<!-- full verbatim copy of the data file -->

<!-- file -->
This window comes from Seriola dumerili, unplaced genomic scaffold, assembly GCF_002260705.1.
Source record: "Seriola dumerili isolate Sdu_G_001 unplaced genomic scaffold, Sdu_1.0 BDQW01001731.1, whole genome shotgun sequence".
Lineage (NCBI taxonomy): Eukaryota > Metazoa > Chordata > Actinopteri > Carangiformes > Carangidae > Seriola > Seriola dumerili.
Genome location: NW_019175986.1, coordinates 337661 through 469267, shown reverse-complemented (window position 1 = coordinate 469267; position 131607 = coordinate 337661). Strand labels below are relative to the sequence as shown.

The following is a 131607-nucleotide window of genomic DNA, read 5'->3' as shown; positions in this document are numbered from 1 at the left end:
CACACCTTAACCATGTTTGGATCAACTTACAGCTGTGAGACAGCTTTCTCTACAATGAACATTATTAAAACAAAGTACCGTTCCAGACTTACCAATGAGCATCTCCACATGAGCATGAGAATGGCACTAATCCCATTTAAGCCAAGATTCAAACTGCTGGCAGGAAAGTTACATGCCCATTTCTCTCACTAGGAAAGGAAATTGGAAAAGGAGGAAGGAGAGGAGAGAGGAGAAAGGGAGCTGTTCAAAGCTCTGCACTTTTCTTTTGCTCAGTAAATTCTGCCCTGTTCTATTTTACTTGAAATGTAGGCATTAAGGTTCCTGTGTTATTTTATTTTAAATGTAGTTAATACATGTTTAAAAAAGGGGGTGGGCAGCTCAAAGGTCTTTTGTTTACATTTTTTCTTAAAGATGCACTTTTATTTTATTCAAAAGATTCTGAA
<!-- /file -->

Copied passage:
This window comes from Seriola dumerili, unplaced genomic scaffold, assembly GCF_002260705.1.
Source record: "Seriola dumerili isolate Sdu_G_001 unplaced genomic scaffold, Sdu_1.0 BDQW01001731.1, whole genome shotgun sequence".
Lineage (NCBI taxonomy): Eukaryota > Metazoa > Chordata > Actinopteri > Carangiformes > Carangidae > Seriola > Seriola dumerili.
Genome location: NW_019175986.1, coordinates 337661 through 469267, shown reverse-complemented (window position 1 = coordinate 469267; position 131607 = coordinate 337661). Strand labels below are relative to the sequence as shown.

The following is a 131607-nucleotide window of genomic DNA, read 5'->3' as shown; positions in this document are numbered from 1 at the left end:
CACACCTTAACCATGTTTGGATCAACTTACAGCTGTGAGACAGCTTTCTCTACAATGAACATTATTAAAACAAAGTACCGTTCCAGACTTACCAATGAGCATCTCCACATGAGCATGAGAATGGCACTAATCCCATTTAAGCCAAGATTCAAACTGCTGGCAGGAAAGTTACATGCCCATTTCTCTCACTAGGAAAGGAAATTGGAAAAGGAGGAAGGAGAGGAGAGAGGAGAAAGGGAGCTGTTCAAAGCTCTGCACTTTTCTTTTGCTCAGTAAATTCTGCCCTGTTCTATTTTACTTGAAATGTAGGCATTAAGGTTCCTGTGTTATTTTATTTTAAATGTAGTTAATACATGTTTAAAAAAGGGGGTGGGCAGCTCAAAGGTCTTTTGTTTACATTTTTTCTTAAAGATGCACTTTTATTTTATTCAAAAGATTCTGAA